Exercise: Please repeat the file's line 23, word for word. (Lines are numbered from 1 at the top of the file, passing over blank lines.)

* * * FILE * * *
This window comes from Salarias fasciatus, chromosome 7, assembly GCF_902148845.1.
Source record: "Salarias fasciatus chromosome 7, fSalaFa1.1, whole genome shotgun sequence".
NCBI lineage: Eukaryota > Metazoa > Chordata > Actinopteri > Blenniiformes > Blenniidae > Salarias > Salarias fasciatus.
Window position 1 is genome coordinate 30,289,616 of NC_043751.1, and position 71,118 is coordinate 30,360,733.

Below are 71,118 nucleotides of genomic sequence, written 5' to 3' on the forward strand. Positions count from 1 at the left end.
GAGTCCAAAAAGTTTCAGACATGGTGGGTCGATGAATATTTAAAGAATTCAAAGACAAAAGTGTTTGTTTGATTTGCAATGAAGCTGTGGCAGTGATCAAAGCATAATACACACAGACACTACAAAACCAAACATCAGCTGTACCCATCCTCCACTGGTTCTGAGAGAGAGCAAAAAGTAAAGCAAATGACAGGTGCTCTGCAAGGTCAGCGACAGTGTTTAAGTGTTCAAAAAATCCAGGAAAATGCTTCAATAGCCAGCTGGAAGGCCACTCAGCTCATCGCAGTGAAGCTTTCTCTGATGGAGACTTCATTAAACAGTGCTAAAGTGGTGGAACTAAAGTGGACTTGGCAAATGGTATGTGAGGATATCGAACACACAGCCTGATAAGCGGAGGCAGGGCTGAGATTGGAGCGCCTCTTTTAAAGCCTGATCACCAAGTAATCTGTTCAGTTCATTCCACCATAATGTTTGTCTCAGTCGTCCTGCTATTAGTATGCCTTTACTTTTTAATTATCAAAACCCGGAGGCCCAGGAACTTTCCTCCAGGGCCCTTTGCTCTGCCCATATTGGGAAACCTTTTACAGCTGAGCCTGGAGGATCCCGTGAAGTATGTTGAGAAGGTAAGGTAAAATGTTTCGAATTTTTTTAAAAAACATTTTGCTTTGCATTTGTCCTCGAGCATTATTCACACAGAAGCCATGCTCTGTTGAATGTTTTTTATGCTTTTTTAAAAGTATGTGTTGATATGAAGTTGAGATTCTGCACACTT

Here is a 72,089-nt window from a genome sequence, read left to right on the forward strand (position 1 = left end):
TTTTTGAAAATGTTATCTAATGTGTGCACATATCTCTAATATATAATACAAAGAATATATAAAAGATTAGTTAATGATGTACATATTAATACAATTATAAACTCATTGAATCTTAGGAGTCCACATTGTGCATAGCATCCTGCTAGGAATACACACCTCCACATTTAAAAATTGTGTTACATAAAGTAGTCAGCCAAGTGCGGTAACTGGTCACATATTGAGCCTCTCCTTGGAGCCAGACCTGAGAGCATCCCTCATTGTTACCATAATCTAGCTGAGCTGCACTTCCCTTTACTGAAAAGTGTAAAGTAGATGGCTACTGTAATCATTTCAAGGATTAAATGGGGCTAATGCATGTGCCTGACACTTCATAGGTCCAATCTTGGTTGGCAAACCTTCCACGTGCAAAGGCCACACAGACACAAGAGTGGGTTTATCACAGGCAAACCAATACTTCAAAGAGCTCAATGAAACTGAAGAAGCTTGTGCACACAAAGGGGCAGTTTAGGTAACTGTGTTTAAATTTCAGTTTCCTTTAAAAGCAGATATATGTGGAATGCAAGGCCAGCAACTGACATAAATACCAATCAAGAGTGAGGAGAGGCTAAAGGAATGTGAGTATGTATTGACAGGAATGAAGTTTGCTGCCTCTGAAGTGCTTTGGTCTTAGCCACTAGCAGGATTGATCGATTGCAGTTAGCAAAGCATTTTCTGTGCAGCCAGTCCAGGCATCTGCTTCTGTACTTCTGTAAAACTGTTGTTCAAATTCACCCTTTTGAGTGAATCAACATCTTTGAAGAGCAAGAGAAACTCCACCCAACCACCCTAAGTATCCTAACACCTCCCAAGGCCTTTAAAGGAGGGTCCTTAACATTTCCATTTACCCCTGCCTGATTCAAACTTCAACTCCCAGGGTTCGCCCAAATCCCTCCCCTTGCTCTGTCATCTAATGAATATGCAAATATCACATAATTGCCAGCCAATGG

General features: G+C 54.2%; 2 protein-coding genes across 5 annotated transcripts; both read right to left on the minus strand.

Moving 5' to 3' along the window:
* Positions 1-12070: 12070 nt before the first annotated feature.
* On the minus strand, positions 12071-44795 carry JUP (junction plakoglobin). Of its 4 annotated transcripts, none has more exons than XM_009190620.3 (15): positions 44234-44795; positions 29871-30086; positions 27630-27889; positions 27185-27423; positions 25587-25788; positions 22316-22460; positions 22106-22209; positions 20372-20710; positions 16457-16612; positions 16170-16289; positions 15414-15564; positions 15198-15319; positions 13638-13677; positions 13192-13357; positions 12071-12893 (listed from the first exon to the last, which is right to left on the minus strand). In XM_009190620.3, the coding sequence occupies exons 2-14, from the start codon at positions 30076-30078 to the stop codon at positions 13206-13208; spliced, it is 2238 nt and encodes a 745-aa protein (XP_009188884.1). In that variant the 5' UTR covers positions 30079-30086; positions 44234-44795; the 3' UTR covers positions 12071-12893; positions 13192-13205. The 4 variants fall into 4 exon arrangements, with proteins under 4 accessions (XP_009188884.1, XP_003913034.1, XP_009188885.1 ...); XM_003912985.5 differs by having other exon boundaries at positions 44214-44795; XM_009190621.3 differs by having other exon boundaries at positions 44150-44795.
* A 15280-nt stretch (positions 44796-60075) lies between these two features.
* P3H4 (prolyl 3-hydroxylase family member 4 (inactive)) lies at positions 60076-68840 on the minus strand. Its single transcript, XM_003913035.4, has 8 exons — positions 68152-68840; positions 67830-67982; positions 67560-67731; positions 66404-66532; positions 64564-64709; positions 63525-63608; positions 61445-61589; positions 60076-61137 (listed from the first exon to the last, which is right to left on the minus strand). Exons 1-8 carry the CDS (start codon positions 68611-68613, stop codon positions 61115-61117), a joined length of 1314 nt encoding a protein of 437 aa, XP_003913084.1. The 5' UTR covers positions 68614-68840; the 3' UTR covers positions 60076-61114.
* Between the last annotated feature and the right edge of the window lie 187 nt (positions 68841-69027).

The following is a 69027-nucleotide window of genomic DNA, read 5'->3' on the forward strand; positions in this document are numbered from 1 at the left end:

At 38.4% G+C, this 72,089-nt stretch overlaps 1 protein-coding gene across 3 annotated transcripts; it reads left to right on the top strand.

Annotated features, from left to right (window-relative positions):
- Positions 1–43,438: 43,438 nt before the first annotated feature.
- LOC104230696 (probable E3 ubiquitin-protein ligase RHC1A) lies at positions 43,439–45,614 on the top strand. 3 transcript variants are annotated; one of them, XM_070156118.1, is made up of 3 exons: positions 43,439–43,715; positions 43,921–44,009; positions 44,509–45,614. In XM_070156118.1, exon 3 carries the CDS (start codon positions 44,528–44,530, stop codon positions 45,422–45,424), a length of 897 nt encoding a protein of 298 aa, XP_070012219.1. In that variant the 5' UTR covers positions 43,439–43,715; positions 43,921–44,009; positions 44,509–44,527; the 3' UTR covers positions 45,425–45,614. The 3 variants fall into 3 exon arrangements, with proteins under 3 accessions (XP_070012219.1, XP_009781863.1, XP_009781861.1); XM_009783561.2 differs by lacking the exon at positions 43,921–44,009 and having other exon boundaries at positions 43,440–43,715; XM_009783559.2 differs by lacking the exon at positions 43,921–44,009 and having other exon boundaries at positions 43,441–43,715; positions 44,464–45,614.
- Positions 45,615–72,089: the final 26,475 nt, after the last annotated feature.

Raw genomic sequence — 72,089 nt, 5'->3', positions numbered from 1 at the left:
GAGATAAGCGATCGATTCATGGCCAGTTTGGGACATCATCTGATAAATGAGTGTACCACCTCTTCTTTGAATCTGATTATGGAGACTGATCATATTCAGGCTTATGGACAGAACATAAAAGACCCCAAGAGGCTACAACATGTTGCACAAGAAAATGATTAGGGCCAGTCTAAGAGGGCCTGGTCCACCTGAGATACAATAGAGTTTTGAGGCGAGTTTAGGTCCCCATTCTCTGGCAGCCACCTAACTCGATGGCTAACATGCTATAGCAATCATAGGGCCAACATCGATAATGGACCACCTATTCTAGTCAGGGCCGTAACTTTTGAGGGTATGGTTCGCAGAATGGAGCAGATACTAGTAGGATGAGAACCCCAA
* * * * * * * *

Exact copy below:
GAGATAAGCGATCGATTCATGGCCAGTTTGGGACATCATCTGATAAATGAGTGTACCACCTCTTCTTTGAATCTGATTATGGAGACTGATCATATTCAGGCTTATGGACAGAACATAAAAGACCCCAAGAGGCTACAACATGTTGCACAAGAAAATGATTAGGGCCAGTCTAAGAGGGCCTGGTCCACCTGAGATACAATAGAGTTTTGAGGCGAGTTTAGGTCCCCATTCTCTGGCAGCCACCTAACTCGATGGCTAACATGCTATAGCAATCATAGGGCCAACATCGATAATGGACCACCTATTCTAGTCAGGGCCGTAACTTTTGAGGGTATGGTTCGCAGAATGGAGCAGATACTAGTAGGATGAGAACCCCAA